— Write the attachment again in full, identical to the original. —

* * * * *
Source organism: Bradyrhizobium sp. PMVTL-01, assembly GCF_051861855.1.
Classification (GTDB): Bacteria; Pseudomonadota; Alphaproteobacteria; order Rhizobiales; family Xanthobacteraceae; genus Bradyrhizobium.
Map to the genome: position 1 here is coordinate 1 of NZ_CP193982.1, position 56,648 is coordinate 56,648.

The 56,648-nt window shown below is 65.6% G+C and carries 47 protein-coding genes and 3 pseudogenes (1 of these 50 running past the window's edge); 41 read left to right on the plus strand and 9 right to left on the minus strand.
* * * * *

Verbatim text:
Source organism: Bradyrhizobium sp. PMVTL-01, assembly GCF_051861855.1.
Classification (GTDB): Bacteria; Pseudomonadota; Alphaproteobacteria; order Rhizobiales; family Xanthobacteraceae; genus Bradyrhizobium.
Map to the genome: position 1 here is coordinate 1 of NZ_CP193982.1, position 56,648 is coordinate 56,648.

The 56,648-nt window shown below is 65.6% G+C and carries 47 protein-coding genes and 3 pseudogenes (1 of these 50 running past the window's edge); 41 read left to right on the plus strand and 9 right to left on the minus strand.